Living with legacy code : Make legacy functions reusable

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Some parts of my company’s codebase is over ten year old and was written by non-programmers. These parts are the perfect illustration of ‘spaghetti code’: huge script files calling one another through ‘includes’, no classes, no separation of concerns, cryptic variable naming and extra-strong coupling. This article is a first of a series of tips and workarounds that help me deal with that code on a daily basis and will hopefully be of use to someone out there.

The legacy code I work with has been intensively tweaked and tuned over a decade and incorporates now thousands of cryptic and imbricated “IFs” handling particular micro-behaviors. Consequently, it has become impossible to unit test (leave alone the coupling between files and use of global resources). On the other hand, the code benefited of that same decade of bug fixes and patches. In short: nobody knows exactly what it does, all we know is that it does it well.

Given that code does not rust, everything works fine until you leave it be. The troubles arise when you need to reuse that code in a situation that it was not meant for (i.e. use it from within cli script instead of a web interface) or build on it (i.e. add a new feature).

Without a proper unit test suite and the complete knowledge of what the code does, a plain rewrite is not an option (unless you want to waste a huge amount of time and money creating bugs and an even greater amount of time and money fixing them). So you need to swallow your pride, tame your urge of writing perfect code and come to trade-offs and workarounds so that you can reuse that code. The worst you could do is of course to copy-paste the piece of code you need out of the existing code (yes I have seen it and it’s not pretty…). Doing so would allow that piece of logic to grow in two different ways leading to behavior inconsistencies within you codebase.

Make legacy functions reusable

When I am lucky enough while swimming through the spaghettis, I find rare and valuable treasures… functions! (yeah… when you work with legacy code you need to lower your expectations and find hope in the little things…).

These functions are called several times from different parts of the codebase so technically speaking they are reused and reusable. Reusable yes… but not in YOUR case!

Here are the two most frequent problems that occurred to me when I try to reuse them:

  • I need to include a file in order to have access to these functions but that file contains some precedural code executes at the moment of the inclusion (not what I want).
  • Theses functions uses $_SESSION, $_POST or $_GET or some global resources which I can’t use in my context.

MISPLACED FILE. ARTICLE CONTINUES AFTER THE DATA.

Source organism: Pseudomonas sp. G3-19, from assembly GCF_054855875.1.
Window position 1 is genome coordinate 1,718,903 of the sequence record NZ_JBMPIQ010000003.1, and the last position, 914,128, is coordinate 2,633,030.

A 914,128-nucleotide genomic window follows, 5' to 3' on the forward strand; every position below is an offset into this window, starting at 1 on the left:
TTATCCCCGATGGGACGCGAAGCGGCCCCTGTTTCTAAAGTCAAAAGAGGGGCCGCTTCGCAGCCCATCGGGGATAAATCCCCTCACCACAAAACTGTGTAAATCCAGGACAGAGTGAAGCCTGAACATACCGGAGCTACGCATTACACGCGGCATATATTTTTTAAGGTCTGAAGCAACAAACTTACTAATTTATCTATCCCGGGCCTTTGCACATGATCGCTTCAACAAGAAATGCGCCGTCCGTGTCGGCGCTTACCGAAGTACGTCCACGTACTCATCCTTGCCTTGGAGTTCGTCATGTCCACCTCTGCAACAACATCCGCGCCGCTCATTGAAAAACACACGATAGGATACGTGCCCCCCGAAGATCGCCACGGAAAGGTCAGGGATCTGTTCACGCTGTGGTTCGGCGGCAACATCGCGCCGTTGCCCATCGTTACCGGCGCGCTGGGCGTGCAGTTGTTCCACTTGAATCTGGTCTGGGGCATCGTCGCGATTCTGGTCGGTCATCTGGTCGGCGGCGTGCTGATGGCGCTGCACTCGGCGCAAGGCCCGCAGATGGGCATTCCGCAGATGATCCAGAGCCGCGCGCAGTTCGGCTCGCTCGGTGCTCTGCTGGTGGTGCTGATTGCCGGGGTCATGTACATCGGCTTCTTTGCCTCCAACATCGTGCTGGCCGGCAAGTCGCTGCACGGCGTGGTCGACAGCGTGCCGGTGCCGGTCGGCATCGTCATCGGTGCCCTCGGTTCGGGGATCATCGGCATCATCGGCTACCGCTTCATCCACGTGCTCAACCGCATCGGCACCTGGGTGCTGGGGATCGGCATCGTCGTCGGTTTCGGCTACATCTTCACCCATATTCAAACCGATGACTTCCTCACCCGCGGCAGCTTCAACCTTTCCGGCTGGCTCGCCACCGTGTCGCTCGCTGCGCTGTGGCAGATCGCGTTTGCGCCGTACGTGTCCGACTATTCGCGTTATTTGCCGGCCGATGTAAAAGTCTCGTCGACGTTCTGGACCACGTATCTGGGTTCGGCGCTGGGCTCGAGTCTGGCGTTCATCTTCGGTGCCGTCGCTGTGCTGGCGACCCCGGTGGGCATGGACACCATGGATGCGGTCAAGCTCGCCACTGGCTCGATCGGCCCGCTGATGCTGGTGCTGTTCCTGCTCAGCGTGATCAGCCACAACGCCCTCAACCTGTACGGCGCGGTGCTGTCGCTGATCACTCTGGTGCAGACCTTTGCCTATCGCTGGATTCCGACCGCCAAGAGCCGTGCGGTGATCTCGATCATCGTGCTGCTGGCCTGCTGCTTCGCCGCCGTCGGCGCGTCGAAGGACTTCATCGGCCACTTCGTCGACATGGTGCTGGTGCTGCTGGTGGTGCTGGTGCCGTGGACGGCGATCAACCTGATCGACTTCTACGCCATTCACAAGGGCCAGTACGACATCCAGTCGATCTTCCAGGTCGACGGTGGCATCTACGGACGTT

Let’s take the example below which contains two functions:

  • Add_Answer which insert an answer in a set of answers
  • treatment (great naming!) that in some cases returns 0…
if ($_SESSION['AdminRight'] !== 1) {
    header('error.php');
}
 
function Add_Answer($Id_S, $Id_Q)
{
    $Id_Q=treatment($Id_Q);
    if ($Id_Q>0) {
        $QueryAdd="INSERT INTO answer (setid, questionid)
            VALUES ('$Id_S','$Id_Q')";
        $ResultAdd=@mysql_query($QueryAdd);
        Return mysql_error();
    } else {
        Return "";
    }
}

function treatment($Id_Q)
{
    if (isset($_SESSION['LoginEntityId'])) {
        if ($_SESSION['LoginEntityId']==1 && $Id_Q==2) {
 	   $Id_Q=0;
        }
 	if (($_SESSION['LoginEntityId']==3|| $_SESSION['LoginEntityId']==4|| $_SESSION['LoginEntityId']==5 && $Id_Q==6) {
 	   $Id_Q=0;
 	}
        // + Another 100 lignes of IFs...
    }			
    Return $Id_Q;
}

I need to reuse the function Add_Answer but my $_SESSION is empty because I am in the context of a CLI script. I could of course, just assign fake values to $_SESSION but then I would feel bad about myself, quit my job and change profession… On the other hand, my guts tell me “Create a damn class that encapsulates these functions, rename them and refactor the whole thing for God’s sake ! You just need to search and replace the calls of these functions in your codebase. Plain and simple”. But I know better, I fell in that trap once. The function I refactored at that time was called in tens of places (which is not a problem) but the same function was defined in three different files (of course its implementation was different in all the three files). It was thus impossible to know which function call I could replace safely.